the Palestinians have leaders who are honest and capable, who appreciate the
rule of law, who understand that war against Israel has doomed generations of
Palestinians to lives of bitterness, violence, and poverty – then peace will
Demonstrably false, actually. See Fayyad, Salam.
Middle East is changing before our eyes—but our government has not kept up.
It abandoned the promotion of democracy just as Arabs were about to seize
It sought to cozy up to dictators just as their own people rose
against them. It downplayed our principles and distanced us from key
Like Hosni Mubarak? Oh, wait, you mean Israel.
this was wrong, and these policies have failed. The Administration has
abandoned them, and at the price of American leadership. A region that
since World War II has looked to us for security and progress now wonders where
we are and what we’re up to.
That's probably true. But I think U.S. influence in the region is on the wane anyway, and I am not sure this is entirely bad.
next president must do better. Today, in our own Republican Party, some look
back and conclude our projection of strength and defense of freedom was a
product of different times and different challenges. While times have
changed, the nature of the challenge has not.
Well, let's give Gov. Pawlenty credit for making it clear where he stands on the primacy/restraint divide within the G.O.P.
the 1980s, we were up against a violent, totalitarian ideology bent on
subjugating the people and principles of the West. While others sought to
co-exist, President Reagan instead sought victory.
Aaaaaand also withdrew from Lebanon in the face of violent Islamist extremism.
So must we, today.
For America is exceptional, and we have the moral clarity to lead the
is not wrong for Republicans to question the conduct of President Obama’s
military leadership in Libya. There is much to question.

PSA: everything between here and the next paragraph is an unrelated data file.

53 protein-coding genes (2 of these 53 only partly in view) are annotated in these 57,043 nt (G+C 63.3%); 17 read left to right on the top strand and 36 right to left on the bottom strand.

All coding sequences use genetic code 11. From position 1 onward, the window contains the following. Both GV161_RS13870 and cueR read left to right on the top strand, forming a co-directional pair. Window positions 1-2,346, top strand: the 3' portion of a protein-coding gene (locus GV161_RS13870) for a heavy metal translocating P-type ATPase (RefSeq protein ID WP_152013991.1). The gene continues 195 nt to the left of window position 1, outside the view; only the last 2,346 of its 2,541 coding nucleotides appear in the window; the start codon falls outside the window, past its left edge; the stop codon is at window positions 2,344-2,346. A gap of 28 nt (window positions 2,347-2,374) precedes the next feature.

And it is
not wrong for Republicans to debate the timing of our military drawdown in
Afghanistan— though my belief is that General Petraeus’ voice ought to carry the most weight on that
Half true. The president's voice should carry the most weight on that question, though I wish he trusted his field commanders more than he apparently does.
is wrong, is for the Republican Party to shrink from the challenges of American
leadership in the world. History repeatedly warns us that in the long
run, weakness in foreign policy costs us and our children much more than we’ll
save in a budget line item.
Again, bold words for his own party.
already has one political party devoted to decline, retrenchment, and
withdrawal. It does not need a second one.
Wow. I suspect we're going to see this "Democrats = Isolationism" meme more in 2011 and 2012.
enemies in the War on Terror, just like our opponents in the Cold War, respect
and respond to strength.
Oh, goodness, has he been reading this?
Sometimes strength means military intervention.
Sometimes it means diplomatic pressure. It always means moral
clarity in word and deed.
is the legacy of Republican foreign policy at its best, and the banner our next
Republican President must carry around the world.
ideals of economic and political freedom, of equality and opportunity for all
citizens, remain the dream of people in the Middle East and throughout the
world. As America stands for these principles, and stands with our
friends and allies, we will help the Middle East transform this moment of
turbulence into a firmer, more lasting opportunity for freedom, peace, and